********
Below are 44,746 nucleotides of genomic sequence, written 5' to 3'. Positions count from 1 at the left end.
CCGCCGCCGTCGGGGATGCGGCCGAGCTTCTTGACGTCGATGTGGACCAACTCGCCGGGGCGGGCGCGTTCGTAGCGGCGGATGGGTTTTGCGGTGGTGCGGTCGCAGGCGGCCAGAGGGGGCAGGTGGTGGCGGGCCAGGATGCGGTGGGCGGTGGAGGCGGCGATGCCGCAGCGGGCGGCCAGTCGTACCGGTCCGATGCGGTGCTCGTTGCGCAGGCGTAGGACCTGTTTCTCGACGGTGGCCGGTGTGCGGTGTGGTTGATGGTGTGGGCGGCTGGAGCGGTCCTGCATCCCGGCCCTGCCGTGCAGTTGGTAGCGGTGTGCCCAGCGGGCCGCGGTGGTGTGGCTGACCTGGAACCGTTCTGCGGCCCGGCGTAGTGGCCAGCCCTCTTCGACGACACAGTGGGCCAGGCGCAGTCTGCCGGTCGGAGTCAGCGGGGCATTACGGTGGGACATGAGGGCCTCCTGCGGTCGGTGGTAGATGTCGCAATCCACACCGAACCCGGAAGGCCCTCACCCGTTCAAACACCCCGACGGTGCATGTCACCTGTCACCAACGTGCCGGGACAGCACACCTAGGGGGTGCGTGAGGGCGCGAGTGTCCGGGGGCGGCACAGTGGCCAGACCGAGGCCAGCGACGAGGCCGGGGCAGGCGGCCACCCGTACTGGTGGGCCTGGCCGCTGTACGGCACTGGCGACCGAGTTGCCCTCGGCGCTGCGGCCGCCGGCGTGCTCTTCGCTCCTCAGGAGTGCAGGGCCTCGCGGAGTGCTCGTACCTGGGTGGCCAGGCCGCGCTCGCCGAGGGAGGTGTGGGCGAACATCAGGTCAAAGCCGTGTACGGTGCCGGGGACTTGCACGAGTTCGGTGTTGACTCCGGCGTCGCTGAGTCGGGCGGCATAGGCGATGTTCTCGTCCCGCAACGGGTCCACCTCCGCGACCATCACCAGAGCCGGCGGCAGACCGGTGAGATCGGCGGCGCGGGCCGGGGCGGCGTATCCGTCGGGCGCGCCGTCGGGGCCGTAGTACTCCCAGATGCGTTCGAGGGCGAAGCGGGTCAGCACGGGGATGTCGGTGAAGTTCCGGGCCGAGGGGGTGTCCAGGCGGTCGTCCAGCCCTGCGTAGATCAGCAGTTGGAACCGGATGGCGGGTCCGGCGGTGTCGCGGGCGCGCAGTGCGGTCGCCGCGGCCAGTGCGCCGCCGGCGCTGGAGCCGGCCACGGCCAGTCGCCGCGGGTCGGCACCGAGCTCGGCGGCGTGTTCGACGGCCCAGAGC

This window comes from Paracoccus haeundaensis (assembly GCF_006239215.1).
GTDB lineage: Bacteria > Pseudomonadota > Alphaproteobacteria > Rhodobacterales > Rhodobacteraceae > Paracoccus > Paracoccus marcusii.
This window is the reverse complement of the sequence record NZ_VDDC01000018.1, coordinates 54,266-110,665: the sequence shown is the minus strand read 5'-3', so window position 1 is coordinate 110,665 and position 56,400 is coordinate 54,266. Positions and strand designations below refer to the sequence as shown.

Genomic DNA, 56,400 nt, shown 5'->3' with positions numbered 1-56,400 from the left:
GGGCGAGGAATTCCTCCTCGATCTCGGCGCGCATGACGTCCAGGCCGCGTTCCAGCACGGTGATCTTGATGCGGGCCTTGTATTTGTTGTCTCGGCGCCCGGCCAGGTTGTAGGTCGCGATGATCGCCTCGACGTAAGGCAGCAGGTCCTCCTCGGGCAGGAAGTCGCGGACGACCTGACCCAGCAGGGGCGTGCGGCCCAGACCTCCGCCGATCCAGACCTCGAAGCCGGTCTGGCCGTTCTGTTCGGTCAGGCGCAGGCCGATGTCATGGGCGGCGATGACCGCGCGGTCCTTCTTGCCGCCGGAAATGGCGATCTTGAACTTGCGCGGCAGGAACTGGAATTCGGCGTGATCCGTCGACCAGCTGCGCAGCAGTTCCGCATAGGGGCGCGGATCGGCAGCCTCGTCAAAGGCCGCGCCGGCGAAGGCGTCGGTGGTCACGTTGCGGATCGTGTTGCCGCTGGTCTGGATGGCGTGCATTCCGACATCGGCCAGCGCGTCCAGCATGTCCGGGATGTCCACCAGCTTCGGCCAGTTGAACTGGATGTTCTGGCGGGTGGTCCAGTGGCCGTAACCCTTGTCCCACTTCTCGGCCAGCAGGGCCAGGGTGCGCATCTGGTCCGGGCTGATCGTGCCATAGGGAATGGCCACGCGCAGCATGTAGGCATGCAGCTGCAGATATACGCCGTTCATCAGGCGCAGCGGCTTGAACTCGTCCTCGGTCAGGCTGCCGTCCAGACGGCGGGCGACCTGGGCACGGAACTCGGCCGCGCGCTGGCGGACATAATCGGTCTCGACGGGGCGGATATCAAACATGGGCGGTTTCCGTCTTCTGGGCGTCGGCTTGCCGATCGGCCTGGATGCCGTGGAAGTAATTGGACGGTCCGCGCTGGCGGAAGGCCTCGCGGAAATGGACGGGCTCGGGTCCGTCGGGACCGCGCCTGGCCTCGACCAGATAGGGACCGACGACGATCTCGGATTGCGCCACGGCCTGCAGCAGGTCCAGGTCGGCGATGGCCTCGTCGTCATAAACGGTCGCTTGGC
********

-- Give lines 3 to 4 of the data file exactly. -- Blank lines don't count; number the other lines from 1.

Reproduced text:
This window comes from Paracoccus haeundaensis (assembly GCF_006239215.1).
GTDB lineage: Bacteria > Pseudomonadota > Alphaproteobacteria > Rhodobacterales > Rhodobacteraceae > Paracoccus > Paracoccus marcusii.